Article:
Last year I took a brief weekend trip to the Family History Library in Salt Lake City and copied a wonderful selection of records – then couldn’t believe how quickly the time passed, and how many more records I still wanted to copy or locate! So this year I planned a week-long visit. After having a very successful trip, I thought I would share my top ten tips for making the most out of your research trip to the Family History Library!
1. Research, research, research. Research in order to research? YES! Novice, intermediate and advanced genealogists can greatly benefit from a visit to the FHL, but unless you are local to the area, I would recommend visiting FHL only after you have your family tree pretty well sketched out, and are looking to fill in gaps, try to solve brick walls, or get copies of things you just can’t easily obtain from other repositories. With that in mind, you probably already have a mental list of the families and/or individuals you want to find additional records for. I keep a running list of any basic vital records I am missing for my ancestors, which can easily be converted into a wish list of records to search for at the FHL. Then I looked over my family tree software to see if there were certain families I wanted additional non-vital records for, or if there were problem solving techniques I could apply to attempt to solve outstanding questions.
Then: become good friends with the FamilySearch.org website, in order to achieve tip number 2:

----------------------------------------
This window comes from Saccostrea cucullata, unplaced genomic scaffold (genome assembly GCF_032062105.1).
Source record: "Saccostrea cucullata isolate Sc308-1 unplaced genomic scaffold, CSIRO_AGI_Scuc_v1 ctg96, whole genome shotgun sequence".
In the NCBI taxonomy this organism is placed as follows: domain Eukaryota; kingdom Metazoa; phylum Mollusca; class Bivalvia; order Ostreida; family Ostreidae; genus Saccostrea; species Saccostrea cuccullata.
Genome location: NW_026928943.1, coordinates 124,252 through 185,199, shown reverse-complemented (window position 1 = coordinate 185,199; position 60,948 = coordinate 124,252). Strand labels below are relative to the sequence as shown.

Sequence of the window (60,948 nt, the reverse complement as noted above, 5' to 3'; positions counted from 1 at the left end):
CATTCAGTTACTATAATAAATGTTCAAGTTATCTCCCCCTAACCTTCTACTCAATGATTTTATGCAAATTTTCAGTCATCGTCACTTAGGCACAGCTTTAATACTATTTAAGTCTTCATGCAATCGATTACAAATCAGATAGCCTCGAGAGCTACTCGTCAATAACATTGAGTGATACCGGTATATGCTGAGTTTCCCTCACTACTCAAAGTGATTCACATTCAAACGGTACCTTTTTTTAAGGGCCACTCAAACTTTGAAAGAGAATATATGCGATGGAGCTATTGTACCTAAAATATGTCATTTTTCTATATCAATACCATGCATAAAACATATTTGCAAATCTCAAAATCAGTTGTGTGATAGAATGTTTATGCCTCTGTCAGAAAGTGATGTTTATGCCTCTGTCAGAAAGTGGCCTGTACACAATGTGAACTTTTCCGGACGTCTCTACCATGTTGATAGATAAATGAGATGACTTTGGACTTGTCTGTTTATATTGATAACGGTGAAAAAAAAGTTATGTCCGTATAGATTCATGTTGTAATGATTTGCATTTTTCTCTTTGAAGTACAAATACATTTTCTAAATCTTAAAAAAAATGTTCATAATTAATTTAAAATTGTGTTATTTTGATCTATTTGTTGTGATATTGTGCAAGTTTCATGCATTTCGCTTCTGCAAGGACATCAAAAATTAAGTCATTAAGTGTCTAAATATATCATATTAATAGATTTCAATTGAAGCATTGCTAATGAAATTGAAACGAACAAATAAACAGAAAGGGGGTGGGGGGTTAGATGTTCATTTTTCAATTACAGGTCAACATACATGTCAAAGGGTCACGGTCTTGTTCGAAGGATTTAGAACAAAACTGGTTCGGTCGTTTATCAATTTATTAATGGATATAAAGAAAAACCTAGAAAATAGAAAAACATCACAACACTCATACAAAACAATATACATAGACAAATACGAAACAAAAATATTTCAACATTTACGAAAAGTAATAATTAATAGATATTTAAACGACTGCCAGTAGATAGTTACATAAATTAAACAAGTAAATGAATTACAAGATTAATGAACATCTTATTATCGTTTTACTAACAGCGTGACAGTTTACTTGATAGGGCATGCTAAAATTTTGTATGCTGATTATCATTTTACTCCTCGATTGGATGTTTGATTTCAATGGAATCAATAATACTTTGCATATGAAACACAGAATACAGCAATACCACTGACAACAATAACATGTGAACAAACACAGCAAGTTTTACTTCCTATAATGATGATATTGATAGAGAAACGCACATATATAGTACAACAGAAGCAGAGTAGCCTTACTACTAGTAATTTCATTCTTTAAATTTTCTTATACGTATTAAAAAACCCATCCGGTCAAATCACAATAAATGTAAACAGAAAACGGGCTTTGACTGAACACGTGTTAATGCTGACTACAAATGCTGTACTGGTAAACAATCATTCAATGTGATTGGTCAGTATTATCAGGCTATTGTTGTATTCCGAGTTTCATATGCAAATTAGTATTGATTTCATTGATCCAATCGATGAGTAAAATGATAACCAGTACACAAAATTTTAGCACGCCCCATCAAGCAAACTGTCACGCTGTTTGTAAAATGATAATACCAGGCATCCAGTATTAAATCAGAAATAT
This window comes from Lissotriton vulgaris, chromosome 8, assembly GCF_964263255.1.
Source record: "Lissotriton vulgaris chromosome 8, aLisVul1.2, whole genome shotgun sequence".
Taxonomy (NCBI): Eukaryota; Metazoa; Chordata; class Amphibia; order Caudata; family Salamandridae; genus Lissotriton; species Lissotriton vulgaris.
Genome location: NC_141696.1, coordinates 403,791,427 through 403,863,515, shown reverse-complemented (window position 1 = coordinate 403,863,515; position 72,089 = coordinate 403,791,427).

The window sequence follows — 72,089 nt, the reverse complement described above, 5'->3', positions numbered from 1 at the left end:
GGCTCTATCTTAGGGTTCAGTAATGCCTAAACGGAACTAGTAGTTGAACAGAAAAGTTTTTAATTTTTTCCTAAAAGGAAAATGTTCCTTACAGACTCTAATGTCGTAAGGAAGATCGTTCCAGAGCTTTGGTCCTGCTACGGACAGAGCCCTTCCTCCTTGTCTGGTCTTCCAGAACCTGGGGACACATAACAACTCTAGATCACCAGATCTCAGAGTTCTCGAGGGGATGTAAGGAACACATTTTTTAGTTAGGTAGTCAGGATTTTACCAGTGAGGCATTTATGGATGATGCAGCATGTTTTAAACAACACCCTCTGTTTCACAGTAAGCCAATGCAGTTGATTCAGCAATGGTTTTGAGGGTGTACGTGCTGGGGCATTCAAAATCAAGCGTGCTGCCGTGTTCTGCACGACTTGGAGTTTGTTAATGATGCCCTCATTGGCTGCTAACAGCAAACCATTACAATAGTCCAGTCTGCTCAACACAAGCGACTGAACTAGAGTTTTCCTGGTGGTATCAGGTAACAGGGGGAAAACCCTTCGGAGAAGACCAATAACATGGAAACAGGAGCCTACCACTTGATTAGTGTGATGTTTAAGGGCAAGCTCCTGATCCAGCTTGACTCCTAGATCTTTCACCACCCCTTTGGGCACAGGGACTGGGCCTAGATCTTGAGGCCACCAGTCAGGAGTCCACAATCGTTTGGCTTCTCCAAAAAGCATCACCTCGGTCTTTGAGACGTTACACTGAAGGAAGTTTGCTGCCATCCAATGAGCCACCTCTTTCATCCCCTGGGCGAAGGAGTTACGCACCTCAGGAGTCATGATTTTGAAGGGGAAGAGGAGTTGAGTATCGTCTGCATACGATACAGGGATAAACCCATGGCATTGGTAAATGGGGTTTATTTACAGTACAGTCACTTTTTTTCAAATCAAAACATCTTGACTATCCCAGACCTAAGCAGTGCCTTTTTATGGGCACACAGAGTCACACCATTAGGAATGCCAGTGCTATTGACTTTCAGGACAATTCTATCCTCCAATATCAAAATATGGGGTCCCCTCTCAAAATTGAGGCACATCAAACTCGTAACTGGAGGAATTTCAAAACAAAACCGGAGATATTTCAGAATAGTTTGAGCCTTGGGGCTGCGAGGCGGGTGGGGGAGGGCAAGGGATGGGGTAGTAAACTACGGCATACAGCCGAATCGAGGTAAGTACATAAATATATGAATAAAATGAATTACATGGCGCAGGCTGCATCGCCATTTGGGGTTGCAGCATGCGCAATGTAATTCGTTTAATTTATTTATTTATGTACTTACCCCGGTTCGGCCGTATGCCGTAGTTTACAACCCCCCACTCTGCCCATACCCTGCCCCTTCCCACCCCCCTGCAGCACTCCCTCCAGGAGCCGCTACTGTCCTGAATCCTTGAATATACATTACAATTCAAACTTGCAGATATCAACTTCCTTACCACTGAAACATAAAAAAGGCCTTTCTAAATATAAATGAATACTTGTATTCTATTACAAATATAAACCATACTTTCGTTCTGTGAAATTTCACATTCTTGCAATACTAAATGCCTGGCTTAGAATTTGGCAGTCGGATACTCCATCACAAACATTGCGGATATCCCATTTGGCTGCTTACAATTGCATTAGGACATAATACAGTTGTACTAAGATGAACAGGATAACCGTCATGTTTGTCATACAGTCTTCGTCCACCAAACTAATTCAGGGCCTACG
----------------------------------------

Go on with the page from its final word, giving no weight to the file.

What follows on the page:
2. Compile a detailed list of the records and microfilms you want to scan or copy. Use the FamilySearch website for two important components: identifying specific individuals records on FamilySearch’s Search feature, and identifying specific microfilms from FamilySearch’s Catalog. Both steps are important. For example, using the search feature, I located an indexed baptism record for my great grandfather in the collection Germany, Births and Baptisms, 1558-1898 which provided the microfilm number, page number, and line number for his specific record that I wanted to copy. But then, using the catalog search, I learned that there were numerous microfilms for the church that he was baptized in which were not transcribed online and I knew I wanted to search for additional records – confirmation records, marriage records, and death records. So that provided me with two types of records to search for: in the first instance, I had a specific record with a specific page reference on a specific microfilm to search for. In the second instance, I had a specific microfilm to search in general for names I believed would be on the film, but with no guarantee that they would definitely be there, or knowledge of where in the film they would be located. Make a detailed list of the microfilms you want to search [see bonus tip #11 for organizational tips for this list!] and include any relevant notes that might be useful in finding the record – ie parents names, date of the event, etc. And be sure to bring along a decent-sized USB memory stick (or a few!) in order to digitally scan then save a copy of the record you find (using the microfilm readers first!) using the excellent ScanPro microfilm scanners on every floor’s scan/print/copy stations.